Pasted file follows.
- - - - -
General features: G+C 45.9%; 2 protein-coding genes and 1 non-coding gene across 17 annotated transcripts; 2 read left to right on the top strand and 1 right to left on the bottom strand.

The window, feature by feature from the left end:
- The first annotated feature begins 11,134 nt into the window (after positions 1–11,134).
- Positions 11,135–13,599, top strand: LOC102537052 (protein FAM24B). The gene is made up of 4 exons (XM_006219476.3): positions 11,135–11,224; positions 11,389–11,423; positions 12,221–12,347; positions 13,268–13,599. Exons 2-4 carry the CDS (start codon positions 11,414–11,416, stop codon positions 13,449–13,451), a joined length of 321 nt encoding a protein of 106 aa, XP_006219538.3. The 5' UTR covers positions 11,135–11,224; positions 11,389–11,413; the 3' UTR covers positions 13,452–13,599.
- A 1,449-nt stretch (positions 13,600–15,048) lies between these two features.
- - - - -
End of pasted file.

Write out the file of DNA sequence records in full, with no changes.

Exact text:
General features: G+C 45.9%; 2 protein-coding genes and 1 non-coding gene across 17 annotated transcripts; 2 read left to right on the top strand and 1 right to left on the bottom strand.

The window, feature by feature from the left end:
- The first annotated feature begins 11,134 nt into the window (after positions 1–11,134).
- Positions 11,135–13,599, top strand: LOC102537052 (protein FAM24B). The gene is made up of 4 exons (XM_006219476.3): positions 11,135–11,224; positions 11,389–11,423; positions 12,221–12,347; positions 13,268–13,599. Exons 2-4 carry the CDS (start codon positions 11,414–11,416, stop codon positions 13,449–13,451), a joined length of 321 nt encoding a protein of 106 aa, XP_006219538.3. The 5' UTR covers positions 11,135–11,224; positions 11,389–11,413; the 3' UTR covers positions 13,452–13,599.
- A 1,449-nt stretch (positions 13,600–15,048) lies between these two features.